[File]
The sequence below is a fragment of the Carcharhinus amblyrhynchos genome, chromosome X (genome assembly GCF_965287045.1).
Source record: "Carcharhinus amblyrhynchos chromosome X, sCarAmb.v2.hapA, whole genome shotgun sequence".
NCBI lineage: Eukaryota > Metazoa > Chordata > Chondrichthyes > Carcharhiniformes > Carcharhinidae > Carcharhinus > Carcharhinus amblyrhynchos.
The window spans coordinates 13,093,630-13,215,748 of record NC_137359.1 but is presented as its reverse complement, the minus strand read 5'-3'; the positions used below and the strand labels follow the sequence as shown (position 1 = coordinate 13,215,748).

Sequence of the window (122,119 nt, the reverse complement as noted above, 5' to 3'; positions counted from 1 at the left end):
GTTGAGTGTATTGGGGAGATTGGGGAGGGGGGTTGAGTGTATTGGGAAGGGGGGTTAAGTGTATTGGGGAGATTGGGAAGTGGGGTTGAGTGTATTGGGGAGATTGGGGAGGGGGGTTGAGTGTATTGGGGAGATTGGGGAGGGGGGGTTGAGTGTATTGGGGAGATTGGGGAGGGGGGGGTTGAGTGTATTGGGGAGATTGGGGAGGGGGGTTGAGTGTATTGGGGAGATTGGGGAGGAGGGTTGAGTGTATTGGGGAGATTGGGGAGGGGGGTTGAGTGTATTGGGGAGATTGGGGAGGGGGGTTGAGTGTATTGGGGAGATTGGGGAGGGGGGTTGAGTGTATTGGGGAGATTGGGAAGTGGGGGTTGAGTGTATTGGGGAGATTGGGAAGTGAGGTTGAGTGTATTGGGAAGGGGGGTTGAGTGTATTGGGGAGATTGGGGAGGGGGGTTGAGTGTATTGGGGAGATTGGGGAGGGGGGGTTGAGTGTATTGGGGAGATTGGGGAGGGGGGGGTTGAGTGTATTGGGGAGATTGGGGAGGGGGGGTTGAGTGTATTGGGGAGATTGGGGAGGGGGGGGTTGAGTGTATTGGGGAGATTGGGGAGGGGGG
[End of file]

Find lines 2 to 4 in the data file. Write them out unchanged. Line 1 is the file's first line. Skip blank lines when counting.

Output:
Source record: "Carcharhinus amblyrhynchos chromosome X, sCarAmb.v2.hapA, whole genome shotgun sequence".
NCBI lineage: Eukaryota > Metazoa > Chordata > Chondrichthyes > Carcharhiniformes > Carcharhinidae > Carcharhinus > Carcharhinus amblyrhynchos.
The window spans coordinates 13,093,630-13,215,748 of record NC_137359.1 but is presented as its reverse complement, the minus strand read 5'-3'; the positions used below and the strand labels follow the sequence as shown (position 1 = coordinate 13,215,748).